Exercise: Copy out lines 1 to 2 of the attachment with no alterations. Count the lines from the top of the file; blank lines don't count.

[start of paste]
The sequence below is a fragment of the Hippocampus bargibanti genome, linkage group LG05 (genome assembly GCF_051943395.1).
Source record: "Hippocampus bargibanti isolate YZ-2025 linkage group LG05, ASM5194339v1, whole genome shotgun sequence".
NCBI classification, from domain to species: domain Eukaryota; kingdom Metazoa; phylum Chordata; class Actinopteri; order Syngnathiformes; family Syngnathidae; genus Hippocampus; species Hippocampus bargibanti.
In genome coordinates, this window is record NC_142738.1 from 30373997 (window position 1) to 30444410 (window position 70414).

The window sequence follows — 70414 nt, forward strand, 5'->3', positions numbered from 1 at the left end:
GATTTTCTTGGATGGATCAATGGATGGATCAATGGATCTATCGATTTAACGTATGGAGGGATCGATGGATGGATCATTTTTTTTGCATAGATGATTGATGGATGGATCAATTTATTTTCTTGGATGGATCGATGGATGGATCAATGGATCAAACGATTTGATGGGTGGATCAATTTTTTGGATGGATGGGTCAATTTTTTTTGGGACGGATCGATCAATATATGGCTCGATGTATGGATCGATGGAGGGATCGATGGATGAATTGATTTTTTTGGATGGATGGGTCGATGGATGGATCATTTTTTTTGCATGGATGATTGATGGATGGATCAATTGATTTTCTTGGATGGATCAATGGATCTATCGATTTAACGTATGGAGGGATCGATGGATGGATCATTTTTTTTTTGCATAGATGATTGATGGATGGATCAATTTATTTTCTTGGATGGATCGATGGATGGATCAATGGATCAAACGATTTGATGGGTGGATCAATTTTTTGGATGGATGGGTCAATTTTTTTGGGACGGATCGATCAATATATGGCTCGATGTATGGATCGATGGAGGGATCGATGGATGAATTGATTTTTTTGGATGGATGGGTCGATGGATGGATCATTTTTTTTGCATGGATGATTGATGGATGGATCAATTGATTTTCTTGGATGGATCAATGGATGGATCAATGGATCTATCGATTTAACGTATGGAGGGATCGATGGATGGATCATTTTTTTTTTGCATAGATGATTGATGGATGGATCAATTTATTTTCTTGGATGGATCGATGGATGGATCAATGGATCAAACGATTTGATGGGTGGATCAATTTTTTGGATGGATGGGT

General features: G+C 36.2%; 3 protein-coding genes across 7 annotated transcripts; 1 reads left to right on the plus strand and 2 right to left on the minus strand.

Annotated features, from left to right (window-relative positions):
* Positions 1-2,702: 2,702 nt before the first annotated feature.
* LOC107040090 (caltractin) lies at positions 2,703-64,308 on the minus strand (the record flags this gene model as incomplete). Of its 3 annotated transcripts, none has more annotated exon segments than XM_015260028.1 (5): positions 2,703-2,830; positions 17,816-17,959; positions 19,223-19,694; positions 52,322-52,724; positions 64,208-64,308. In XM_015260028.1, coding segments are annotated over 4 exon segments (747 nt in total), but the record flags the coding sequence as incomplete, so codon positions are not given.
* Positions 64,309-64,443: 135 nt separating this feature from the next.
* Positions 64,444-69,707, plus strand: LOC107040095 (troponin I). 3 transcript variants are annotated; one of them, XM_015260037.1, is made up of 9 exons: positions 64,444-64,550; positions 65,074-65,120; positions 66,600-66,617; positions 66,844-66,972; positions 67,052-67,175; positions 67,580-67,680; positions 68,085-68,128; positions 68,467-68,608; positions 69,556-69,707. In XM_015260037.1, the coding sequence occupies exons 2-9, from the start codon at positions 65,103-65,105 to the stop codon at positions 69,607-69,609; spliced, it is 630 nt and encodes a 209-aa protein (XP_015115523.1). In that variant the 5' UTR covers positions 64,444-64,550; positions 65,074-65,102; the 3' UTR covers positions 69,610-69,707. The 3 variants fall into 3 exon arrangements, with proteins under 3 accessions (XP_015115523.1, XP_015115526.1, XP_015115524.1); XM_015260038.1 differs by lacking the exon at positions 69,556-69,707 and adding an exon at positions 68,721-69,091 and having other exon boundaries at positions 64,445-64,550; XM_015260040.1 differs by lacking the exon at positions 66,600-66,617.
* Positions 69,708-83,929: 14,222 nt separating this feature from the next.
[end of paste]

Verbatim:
The sequence below is a fragment of the Hippocampus bargibanti genome, linkage group LG05 (genome assembly GCF_051943395.1).
Source record: "Hippocampus bargibanti isolate YZ-2025 linkage group LG05, ASM5194339v1, whole genome shotgun sequence".